When all these are combined, they form a comprehensive solution for today’s digital art market issues (such as unauthorized reproductions).
How Non-Fungible Tokens Affect Copyright Enforcement
What is the primordial question to address when assessing how non-fungible tokens affect copyright enforcement?
That questions is whether or not it would be possible to replicate an original work by cloning it from a single non-fungible token.
If this were possible, artists could simply create one instance of their work on the Ethereum blockchain to avoid unauthorized reproduction without additional enforcement mechanisms.
However, because its unique token represents every individual instance of work, this isn’t possible.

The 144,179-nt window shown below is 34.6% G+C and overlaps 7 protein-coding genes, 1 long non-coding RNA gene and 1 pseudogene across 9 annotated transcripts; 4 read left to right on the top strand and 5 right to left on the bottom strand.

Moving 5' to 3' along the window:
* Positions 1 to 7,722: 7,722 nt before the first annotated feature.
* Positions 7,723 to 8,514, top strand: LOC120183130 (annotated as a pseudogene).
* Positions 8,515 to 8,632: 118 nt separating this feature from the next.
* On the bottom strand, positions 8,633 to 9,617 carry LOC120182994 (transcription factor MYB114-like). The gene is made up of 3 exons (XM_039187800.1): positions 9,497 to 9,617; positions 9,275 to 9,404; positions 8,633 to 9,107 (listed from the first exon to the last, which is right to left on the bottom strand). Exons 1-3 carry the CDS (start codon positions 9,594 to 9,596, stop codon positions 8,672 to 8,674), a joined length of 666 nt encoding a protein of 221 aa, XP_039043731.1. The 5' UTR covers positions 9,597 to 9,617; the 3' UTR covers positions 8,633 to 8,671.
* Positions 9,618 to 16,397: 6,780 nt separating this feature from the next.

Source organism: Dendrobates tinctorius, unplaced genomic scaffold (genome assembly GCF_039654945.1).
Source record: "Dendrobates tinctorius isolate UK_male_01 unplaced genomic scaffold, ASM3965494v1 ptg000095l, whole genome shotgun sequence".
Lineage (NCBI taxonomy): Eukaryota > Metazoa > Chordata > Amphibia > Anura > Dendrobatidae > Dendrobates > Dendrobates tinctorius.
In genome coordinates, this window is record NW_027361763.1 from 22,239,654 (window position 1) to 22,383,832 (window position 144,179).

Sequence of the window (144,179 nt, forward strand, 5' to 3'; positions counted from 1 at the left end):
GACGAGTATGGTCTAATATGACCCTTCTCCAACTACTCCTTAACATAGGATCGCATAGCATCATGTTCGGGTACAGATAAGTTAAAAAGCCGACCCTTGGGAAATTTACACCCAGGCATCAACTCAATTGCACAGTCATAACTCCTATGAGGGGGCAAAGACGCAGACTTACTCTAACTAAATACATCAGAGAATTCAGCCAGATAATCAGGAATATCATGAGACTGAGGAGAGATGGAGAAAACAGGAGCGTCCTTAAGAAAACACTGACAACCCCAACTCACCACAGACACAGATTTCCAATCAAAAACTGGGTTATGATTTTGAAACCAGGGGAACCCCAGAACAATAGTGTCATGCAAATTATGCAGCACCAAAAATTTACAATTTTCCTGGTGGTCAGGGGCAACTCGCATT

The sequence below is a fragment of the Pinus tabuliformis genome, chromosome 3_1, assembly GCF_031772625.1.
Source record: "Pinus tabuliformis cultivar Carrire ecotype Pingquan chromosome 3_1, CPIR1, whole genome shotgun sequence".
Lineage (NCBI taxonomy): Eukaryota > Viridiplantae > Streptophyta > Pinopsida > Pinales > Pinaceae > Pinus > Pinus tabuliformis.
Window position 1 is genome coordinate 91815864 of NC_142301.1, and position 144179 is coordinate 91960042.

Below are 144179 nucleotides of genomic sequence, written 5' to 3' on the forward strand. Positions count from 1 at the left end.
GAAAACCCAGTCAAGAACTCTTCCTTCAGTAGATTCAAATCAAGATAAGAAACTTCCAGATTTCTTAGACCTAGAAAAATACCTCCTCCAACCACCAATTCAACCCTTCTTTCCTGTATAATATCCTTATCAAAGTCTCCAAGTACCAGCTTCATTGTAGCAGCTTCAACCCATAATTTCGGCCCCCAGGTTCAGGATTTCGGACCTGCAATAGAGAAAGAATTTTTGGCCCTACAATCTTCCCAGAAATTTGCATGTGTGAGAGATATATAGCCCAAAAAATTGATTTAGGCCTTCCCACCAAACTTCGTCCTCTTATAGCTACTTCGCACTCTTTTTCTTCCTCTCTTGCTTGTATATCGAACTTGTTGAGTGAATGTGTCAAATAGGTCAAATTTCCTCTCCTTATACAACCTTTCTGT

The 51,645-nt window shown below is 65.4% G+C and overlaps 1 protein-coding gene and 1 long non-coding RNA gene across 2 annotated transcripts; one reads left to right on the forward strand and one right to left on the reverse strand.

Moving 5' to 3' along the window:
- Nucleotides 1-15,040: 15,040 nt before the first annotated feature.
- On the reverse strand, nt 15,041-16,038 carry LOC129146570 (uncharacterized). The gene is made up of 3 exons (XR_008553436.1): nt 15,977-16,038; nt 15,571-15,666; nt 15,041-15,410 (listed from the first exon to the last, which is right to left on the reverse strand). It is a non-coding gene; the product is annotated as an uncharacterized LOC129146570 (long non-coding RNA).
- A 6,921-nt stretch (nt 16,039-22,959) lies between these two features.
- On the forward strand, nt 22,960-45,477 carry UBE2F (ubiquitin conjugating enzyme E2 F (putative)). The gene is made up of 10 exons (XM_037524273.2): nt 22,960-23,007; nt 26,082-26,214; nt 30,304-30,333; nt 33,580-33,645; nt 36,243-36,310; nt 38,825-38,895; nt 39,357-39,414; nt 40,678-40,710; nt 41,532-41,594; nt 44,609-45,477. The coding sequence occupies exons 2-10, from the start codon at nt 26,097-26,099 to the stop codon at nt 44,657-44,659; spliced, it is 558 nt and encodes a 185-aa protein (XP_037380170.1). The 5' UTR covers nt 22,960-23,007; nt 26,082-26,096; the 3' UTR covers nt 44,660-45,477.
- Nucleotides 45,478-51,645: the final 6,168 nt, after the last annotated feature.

This would mean that some form of digital rights management will still be necessary even with non-fungible tokens.
In terms of transfer-ability, non-fungible tokens are much less restrictive than traditional copyright enforcement.
This is because non-fungible tokens can be transferred to anyone without needing approval from the artist.
It’s also possible for someone else to take ownership of a token that does not belong to them.
For example, if someone wanted to sell their art on an online marketplace like Open Bazaar, they would need to transfer their token ownership for the artwork to be sold.
The owner would then receive payment in cryptocurrenc.
They could then withdraw it as fiat currency or invest back into another asset like Ethereum or Bitcoin.
Using NFTs for Authentication and Copyright Protection
Another aspect to look into at how non-fungible tokens affect copyright enforcement is authenticity verification and provenance tracking.